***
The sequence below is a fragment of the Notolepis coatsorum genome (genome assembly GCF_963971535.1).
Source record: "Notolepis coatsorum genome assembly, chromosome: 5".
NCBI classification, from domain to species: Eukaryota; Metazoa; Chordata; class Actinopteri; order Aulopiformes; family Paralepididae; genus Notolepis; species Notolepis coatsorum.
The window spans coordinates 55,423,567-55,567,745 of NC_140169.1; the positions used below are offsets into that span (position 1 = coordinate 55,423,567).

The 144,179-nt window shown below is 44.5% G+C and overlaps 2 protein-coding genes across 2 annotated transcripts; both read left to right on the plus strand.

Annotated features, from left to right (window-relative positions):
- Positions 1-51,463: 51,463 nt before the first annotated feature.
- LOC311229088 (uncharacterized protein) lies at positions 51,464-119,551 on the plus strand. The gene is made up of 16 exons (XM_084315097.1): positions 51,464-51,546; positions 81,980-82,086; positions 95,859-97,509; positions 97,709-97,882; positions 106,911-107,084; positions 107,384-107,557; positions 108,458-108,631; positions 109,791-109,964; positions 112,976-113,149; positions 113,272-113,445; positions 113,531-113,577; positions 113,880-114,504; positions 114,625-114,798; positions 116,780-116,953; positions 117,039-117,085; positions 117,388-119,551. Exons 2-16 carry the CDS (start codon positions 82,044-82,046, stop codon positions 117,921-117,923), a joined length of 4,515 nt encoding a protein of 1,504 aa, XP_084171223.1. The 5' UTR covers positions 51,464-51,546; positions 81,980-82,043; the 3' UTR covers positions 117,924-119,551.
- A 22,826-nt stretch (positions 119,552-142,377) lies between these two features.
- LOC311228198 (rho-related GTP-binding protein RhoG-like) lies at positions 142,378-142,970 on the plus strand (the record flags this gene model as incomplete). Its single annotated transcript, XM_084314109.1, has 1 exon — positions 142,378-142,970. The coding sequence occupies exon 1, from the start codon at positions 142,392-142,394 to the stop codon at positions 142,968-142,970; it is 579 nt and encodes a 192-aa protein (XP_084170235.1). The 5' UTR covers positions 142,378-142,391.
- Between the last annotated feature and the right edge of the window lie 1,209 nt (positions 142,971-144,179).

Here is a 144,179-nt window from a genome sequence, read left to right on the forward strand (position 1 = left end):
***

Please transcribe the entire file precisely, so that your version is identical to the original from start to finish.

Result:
The sequence below is a fragment of the Notolepis coatsorum genome (genome assembly GCF_963971535.1).
Source record: "Notolepis coatsorum genome assembly, chromosome: 5".
NCBI classification, from domain to species: Eukaryota; Metazoa; Chordata; class Actinopteri; order Aulopiformes; family Paralepididae; genus Notolepis; species Notolepis coatsorum.
The window spans coordinates 55,423,567-55,567,745 of NC_140169.1; the positions used below are offsets into that span (position 1 = coordinate 55,423,567).

The 144,179-nt window shown below is 44.5% G+C and overlaps 2 protein-coding genes across 2 annotated transcripts; both read left to right on the plus strand.

Annotated features, from left to right (window-relative positions):
- Positions 1-51,463: 51,463 nt before the first annotated feature.
- LOC311229088 (uncharacterized protein) lies at positions 51,464-119,551 on the plus strand. The gene is made up of 16 exons (XM_084315097.1): positions 51,464-51,546; positions 81,980-82,086; positions 95,859-97,509; positions 97,709-97,882; positions 106,911-107,084; positions 107,384-107,557; positions 108,458-108,631; positions 109,791-109,964; positions 112,976-113,149; positions 113,272-113,445; positions 113,531-113,577; positions 113,880-114,504; positions 114,625-114,798; positions 116,780-116,953; positions 117,039-117,085; positions 117,388-119,551. Exons 2-16 carry the CDS (start codon positions 82,044-82,046, stop codon positions 117,921-117,923), a joined length of 4,515 nt encoding a protein of 1,504 aa, XP_084171223.1. The 5' UTR covers positions 51,464-51,546; positions 81,980-82,043; the 3' UTR covers positions 117,924-119,551.
- A 22,826-nt stretch (positions 119,552-142,377) lies between these two features.
- LOC311228198 (rho-related GTP-binding protein RhoG-like) lies at positions 142,378-142,970 on the plus strand (the record flags this gene model as incomplete). Its single annotated transcript, XM_084314109.1, has 1 exon — positions 142,378-142,970. The coding sequence occupies exon 1, from the start codon at positions 142,392-142,394 to the stop codon at positions 142,968-142,970; it is 579 nt and encodes a 192-aa protein (XP_084170235.1). The 5' UTR covers positions 142,378-142,391.
- Between the last annotated feature and the right edge of the window lie 1,209 nt (positions 142,971-144,179).

Here is a 144,179-nt window from a genome sequence, read left to right on the forward strand (position 1 = left end):